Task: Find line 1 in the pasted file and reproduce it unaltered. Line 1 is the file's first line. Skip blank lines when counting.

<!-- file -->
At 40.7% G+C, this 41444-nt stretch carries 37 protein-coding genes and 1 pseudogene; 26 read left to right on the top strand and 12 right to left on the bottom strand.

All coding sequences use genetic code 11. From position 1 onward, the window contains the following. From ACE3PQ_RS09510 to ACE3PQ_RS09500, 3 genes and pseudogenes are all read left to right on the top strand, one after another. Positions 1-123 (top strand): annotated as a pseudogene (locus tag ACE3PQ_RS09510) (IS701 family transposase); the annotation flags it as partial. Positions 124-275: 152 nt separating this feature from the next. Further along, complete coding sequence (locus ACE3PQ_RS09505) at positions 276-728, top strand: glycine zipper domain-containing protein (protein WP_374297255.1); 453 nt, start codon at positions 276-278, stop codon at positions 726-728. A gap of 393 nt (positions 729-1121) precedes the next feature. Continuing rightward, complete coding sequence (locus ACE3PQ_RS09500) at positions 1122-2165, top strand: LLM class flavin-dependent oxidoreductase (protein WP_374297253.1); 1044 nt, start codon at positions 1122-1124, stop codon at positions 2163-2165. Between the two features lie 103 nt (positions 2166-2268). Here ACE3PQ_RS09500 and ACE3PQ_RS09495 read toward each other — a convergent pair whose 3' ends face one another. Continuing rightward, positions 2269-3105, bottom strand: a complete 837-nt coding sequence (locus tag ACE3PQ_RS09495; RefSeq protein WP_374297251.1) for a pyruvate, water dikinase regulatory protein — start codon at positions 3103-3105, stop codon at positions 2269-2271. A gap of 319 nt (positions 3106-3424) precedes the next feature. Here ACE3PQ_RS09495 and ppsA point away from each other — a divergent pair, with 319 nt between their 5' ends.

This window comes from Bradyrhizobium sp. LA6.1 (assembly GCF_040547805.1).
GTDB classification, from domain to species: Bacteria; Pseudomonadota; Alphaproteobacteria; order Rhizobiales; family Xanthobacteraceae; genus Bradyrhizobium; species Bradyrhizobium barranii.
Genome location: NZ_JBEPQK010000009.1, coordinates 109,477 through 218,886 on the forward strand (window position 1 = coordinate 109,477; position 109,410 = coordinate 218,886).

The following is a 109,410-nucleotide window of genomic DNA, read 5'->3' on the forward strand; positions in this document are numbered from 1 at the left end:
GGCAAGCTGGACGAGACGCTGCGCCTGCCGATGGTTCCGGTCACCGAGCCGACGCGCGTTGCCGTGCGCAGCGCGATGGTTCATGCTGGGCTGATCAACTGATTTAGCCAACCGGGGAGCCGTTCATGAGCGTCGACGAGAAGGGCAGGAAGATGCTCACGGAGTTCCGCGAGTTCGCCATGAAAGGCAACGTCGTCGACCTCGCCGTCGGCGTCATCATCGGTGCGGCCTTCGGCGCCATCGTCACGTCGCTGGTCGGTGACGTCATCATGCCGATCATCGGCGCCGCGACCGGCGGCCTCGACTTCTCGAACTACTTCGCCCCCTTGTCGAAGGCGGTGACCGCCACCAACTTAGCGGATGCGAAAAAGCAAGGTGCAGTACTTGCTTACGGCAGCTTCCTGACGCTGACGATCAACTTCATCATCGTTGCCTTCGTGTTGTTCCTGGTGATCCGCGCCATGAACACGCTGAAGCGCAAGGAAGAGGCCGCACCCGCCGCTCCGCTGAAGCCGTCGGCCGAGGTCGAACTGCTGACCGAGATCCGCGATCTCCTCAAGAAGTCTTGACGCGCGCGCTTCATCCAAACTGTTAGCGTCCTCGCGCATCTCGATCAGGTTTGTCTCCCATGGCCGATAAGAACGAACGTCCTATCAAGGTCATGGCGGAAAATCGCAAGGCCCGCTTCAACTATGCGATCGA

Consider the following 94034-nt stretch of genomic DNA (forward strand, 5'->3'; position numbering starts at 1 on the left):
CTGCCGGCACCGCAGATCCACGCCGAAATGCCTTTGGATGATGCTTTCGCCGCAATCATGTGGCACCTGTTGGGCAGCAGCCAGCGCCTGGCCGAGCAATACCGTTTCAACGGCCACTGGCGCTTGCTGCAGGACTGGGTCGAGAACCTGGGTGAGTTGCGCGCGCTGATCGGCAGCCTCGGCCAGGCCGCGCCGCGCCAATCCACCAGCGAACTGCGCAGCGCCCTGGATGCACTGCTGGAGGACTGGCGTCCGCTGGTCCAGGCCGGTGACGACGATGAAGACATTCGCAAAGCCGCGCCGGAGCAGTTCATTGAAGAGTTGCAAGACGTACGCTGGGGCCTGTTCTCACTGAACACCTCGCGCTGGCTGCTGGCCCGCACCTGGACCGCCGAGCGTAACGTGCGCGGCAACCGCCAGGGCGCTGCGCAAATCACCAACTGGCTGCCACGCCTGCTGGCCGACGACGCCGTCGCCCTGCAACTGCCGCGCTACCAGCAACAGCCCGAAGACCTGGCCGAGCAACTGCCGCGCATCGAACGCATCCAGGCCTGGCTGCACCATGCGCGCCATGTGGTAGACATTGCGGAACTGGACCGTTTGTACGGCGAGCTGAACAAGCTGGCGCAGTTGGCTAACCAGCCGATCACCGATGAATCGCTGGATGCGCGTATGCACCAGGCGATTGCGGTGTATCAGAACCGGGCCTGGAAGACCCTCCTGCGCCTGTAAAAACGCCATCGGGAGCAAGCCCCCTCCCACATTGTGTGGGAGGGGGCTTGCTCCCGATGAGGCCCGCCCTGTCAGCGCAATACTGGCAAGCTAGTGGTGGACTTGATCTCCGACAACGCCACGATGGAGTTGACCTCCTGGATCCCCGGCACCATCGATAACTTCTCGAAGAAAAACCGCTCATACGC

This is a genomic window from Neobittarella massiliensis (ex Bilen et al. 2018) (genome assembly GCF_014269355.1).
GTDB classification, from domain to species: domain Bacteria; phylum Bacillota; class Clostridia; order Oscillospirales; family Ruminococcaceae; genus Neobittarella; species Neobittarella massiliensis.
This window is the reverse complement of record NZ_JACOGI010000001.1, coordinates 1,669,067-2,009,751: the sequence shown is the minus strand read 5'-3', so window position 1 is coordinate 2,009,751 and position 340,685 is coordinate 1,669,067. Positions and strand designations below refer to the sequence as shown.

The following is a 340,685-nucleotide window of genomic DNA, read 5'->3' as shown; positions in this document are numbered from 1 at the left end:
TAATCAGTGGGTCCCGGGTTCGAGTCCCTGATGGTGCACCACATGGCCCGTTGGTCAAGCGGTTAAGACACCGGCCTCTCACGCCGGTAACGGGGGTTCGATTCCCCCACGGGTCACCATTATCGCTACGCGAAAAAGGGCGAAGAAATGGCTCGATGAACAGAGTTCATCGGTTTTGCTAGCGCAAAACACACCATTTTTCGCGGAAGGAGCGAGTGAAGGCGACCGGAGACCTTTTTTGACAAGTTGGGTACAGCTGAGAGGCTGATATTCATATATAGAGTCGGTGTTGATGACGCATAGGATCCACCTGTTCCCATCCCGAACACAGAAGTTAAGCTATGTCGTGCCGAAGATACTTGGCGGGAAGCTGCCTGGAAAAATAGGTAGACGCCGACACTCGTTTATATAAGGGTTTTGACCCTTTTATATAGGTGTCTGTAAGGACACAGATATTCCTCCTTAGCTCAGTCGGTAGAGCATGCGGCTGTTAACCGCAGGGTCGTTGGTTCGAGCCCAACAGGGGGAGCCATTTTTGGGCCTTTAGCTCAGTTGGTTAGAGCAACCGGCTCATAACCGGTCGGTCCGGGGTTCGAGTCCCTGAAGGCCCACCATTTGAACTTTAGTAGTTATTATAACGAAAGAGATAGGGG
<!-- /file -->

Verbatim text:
At 40.7% G+C, this 41444-nt stretch carries 37 protein-coding genes and 1 pseudogene; 26 read left to right on the top strand and 12 right to left on the bottom strand.